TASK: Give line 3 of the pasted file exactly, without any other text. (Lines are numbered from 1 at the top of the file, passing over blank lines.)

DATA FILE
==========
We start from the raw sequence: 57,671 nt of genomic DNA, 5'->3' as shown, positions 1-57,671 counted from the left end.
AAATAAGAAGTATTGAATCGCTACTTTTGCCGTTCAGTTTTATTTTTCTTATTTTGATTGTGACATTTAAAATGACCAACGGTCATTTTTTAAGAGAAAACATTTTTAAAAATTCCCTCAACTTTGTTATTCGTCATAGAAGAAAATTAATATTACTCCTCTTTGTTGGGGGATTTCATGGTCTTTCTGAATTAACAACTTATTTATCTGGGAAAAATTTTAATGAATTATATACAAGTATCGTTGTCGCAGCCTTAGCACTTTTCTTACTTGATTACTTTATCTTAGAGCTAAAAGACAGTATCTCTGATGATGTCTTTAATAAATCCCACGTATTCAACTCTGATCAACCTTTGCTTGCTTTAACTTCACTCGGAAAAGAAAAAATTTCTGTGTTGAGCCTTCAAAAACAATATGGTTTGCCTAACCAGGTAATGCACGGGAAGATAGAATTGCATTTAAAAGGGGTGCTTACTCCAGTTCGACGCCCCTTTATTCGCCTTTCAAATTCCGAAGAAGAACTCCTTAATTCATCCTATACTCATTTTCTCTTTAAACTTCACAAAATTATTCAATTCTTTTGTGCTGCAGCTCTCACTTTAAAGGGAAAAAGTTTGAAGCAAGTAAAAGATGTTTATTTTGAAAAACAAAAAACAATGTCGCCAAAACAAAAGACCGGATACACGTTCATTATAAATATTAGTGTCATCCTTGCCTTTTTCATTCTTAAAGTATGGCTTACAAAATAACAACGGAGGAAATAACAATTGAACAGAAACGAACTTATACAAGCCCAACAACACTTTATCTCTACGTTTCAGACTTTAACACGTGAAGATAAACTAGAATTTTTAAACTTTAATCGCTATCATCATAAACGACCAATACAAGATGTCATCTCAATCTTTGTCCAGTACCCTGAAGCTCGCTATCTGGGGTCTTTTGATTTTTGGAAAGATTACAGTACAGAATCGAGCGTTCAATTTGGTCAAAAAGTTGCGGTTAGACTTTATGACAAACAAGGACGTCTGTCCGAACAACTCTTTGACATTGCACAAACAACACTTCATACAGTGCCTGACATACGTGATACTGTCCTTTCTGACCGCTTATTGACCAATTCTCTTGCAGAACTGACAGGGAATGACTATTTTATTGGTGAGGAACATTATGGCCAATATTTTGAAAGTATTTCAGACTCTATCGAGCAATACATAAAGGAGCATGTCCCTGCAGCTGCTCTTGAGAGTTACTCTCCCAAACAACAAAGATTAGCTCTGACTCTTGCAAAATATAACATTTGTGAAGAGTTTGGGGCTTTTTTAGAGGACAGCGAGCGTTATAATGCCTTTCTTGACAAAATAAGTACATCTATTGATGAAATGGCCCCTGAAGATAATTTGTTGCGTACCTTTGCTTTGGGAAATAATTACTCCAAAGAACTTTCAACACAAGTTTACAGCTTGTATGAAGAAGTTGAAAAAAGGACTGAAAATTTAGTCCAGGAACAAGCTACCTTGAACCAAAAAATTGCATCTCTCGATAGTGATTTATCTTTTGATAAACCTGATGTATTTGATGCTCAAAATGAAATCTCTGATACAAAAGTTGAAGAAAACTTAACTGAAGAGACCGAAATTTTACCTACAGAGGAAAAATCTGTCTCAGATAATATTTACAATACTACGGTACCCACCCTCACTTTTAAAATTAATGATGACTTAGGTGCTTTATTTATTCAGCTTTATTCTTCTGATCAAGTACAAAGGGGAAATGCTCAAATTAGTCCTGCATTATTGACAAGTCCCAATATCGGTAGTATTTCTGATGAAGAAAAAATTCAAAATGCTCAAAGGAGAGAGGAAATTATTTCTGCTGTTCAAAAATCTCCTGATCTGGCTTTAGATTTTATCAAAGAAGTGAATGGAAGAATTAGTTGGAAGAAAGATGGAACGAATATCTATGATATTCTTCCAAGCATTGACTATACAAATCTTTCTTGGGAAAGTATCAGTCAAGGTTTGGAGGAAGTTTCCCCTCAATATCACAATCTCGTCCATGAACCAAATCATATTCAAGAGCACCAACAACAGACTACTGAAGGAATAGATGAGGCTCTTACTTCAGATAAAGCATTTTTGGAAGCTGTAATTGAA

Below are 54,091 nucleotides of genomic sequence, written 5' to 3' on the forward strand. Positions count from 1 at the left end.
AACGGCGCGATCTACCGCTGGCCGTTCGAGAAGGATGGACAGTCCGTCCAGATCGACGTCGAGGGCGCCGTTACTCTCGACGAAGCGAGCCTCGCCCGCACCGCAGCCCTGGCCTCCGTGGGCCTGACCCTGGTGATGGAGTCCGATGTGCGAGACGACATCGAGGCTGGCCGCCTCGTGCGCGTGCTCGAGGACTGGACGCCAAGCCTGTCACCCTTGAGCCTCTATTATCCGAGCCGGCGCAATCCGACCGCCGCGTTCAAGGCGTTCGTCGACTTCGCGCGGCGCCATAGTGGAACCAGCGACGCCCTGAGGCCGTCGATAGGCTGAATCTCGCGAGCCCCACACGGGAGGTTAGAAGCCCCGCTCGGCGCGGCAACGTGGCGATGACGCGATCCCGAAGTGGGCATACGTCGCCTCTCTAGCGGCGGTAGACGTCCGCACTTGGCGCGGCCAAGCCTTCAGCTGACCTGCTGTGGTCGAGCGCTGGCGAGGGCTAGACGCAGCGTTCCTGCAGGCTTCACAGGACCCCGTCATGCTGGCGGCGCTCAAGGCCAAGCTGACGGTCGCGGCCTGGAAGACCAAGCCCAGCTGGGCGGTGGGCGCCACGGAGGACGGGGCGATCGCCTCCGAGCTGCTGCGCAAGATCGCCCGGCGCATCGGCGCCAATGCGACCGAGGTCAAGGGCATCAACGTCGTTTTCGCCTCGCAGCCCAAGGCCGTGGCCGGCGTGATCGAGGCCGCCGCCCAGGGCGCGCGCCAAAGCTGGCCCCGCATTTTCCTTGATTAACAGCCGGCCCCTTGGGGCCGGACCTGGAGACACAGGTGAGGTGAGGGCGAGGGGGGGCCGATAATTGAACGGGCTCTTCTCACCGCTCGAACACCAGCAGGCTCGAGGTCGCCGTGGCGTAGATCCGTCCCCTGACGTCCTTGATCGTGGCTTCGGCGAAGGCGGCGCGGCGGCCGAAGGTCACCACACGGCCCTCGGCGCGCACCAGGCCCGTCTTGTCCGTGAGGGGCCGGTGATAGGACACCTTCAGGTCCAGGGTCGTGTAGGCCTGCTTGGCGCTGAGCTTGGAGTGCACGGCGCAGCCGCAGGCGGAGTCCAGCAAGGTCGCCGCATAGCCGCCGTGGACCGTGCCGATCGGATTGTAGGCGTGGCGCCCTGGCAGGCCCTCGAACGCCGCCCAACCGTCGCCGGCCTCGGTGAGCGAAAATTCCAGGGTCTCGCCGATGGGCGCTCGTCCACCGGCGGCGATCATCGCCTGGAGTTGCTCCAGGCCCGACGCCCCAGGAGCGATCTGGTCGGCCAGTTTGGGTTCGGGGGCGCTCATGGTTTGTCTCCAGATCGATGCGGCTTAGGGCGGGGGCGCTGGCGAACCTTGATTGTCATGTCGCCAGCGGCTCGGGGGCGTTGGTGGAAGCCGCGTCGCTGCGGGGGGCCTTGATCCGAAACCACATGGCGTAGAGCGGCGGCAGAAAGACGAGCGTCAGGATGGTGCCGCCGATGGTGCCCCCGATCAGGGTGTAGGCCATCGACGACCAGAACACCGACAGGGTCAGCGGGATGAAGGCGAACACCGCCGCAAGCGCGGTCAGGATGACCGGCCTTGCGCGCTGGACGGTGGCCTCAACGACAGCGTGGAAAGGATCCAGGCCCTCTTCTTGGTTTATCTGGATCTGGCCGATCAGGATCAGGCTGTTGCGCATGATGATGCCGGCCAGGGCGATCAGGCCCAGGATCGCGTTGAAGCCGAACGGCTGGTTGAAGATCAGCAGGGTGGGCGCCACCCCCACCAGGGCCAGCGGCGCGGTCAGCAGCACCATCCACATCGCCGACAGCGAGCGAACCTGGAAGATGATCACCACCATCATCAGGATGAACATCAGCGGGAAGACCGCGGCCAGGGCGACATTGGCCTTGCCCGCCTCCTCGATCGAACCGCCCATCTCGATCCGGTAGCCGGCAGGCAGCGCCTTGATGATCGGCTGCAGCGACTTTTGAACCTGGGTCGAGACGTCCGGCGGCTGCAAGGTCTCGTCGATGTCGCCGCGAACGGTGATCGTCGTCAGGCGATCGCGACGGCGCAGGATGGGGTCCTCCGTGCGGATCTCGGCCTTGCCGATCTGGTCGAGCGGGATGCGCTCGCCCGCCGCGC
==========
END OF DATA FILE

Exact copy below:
Below are 54,091 nucleotides of genomic sequence, written 5' to 3' on the forward strand. Positions count from 1 at the left end.